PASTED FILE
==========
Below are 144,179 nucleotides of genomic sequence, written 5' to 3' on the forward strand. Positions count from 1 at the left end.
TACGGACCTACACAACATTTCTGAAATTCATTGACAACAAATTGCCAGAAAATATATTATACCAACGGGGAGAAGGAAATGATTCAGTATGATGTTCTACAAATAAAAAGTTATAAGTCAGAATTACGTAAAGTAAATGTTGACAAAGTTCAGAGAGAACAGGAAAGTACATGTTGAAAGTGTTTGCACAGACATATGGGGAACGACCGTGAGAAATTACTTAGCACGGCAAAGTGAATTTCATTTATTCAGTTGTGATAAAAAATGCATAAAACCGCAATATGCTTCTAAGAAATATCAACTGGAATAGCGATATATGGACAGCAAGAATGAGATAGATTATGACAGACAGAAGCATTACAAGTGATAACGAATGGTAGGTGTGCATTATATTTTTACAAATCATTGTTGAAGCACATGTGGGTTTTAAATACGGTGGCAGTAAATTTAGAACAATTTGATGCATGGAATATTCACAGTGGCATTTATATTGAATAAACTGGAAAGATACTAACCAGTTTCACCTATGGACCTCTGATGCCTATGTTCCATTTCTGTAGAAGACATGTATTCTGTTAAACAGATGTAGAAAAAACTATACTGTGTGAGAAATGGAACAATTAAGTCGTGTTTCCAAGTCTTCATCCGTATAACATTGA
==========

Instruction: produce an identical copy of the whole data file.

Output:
Below are 144,179 nucleotides of genomic sequence, written 5' to 3' on the forward strand. Positions count from 1 at the left end.
TACGGACCTACACAACATTTCTGAAATTCATTGACAACAAATTGCCAGAAAATATATTATACCAACGGGGAGAAGGAAATGATTCAGTATGATGTTCTACAAATAAAAAGTTATAAGTCAGAATTACGTAAAGTAAATGTTGACAAAGTTCAGAGAGAACAGGAAAGTACATGTTGAAAGTGTTTGCACAGACATATGGGGAACGACCGTGAGAAATTACTTAGCACGGCAAAGTGAATTTCATTTATTCAGTTGTGATAAAAAATGCATAAAACCGCAATATGCTTCTAAGAAATATCAACTGGAATAGCGATATATGGACAGCAAGAATGAGATAGATTATGACAGACAGAAGCATTACAAGTGATAACGAATGGTAGGTGTGCATTATATTTTTACAAATCATTGTTGAAGCACATGTGGGTTTTAAATACGGTGGCAGTAAATTTAGAACAATTTGATGCATGGAATATTCACAGTGGCATTTATATTGAATAAACTGGAAAGATACTAACCAGTTTCACCTATGGACCTCTGATGCCTATGTTCCATTTCTGTAGAAGACATGTATTCTGTTAAACAGATGTAGAAAAAACTATACTGTGTGAGAAATGGAACAATTAAGTCGTGTTTCCAAGTCTTCATCCGTATAACATTGA